‘Scope Creep’ – the “tendency to improve [a] project’s output” (Portny, Mantel, Meredith, Shafer, Sutton & Kramer (2008) can easily show its face in the best planned and simplest of projects. I participated once in an informal project that very well demonstrates how scope creep can occur. At the time of the project, none of the members of the organizing team had any knowledge of project management and therefore was not able to identify what was happening.
Our church decided to host a ‘food war’ competition for our youth group. The plan was simple – divide the group into two teams, have them bake pizza, announce and reward the winner. The actual activity was certainly a lot more complex – three teams that each participated in a baking and three other competitions, each of which needed to be separately judged and rewarded. The organizers found themselves having to seek additional manpower to assist with monitoring and judging the different activities, as well as sponsorship for prizes for all the teams for each activity. Upon reflection, we realized that the following things occurred under our noses:
- · The event generated so much excitement within the youth group and the church that a lot more persons than expected started to get involved. With more persons involved, more activity ideas were generated and embraced. The increased activities called for an increased budget to meet expenses for increased ingredients and increased prizes. The budget also had to be spread to include refreshments for the audience members on the night of the event, which numbered about four times the count of regular attendees.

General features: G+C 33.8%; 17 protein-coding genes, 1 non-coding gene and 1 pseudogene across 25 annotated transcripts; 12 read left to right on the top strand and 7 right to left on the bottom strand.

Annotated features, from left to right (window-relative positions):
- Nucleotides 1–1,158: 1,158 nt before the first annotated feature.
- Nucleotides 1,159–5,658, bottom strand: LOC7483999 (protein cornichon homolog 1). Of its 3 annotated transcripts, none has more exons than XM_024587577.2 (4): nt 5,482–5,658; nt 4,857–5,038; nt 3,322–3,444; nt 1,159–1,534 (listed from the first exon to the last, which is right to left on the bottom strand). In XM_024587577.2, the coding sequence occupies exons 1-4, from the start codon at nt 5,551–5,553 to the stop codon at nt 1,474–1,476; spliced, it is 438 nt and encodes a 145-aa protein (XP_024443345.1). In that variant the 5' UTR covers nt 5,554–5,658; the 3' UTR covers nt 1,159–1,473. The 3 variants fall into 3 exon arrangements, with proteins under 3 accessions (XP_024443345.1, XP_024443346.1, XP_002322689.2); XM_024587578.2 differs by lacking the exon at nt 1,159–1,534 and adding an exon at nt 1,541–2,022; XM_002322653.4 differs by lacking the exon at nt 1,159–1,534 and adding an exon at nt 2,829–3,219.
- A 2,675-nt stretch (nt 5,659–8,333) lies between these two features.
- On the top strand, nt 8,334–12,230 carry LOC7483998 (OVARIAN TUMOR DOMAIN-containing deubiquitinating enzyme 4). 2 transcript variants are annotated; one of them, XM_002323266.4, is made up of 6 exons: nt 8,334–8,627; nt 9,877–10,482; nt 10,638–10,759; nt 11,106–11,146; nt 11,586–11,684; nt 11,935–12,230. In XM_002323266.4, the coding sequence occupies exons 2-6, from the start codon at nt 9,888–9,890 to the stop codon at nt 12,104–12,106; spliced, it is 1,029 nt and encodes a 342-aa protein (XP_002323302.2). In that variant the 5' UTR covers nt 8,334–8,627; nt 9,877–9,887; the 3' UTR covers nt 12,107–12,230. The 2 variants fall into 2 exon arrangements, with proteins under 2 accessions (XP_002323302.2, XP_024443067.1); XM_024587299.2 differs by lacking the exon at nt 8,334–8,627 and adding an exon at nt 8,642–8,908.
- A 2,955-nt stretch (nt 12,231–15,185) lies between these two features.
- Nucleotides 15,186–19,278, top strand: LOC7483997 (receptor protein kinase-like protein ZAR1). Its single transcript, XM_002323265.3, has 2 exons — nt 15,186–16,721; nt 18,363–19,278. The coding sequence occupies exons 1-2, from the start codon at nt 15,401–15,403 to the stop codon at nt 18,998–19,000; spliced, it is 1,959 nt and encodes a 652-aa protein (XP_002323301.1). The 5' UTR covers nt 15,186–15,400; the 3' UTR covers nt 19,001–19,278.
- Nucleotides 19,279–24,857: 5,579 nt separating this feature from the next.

- · The organizing team spent much more time than anticipated in the organization of the event. Because of the continuous increase in activities and planning, the organizers were constantly trying to pin down new logistics for the night. This resulted in many of them neglecting other church responsibilities that they had, having to focus on so many unexpected tasks for this event.
The way that the main organiser dealt with the scope creep was to attempt to delegate as many of the new and arising tasks to available hands. This in itself was a project risk as such delegate was sporadic and done without any overall project management view in mind. The event in itself turned out to be successful in terms of the interaction and collaboration it generated among the youths. However, the hype of the night and the fact that quite a number of donations and last-minute offers of assistance were received shrouded the fact that the event was way over-expensed and nearly undermanned.
Knowing what I now know about Project Management, had I been the organiser of the event, I would have definitely been able to identify and control the project creep. I would have carefully selected which additional activity ideas were within the scope of the project and which could not be entertained. I would have been able to budget appropriately for additional activities and also be able to assign manpower as needed. Now that I know better, I would be looking out for such sneaky project creep in the future.
Portny, S. E., Mantel, S. J., Meredith, J. R., Shafer, S. M., Sutton, M. M., & Kramer, B. E.
(2008). Project management: Planning, scheduling, and controlling projects. Hoboken, NJ: John Wiley & Sons, Inc.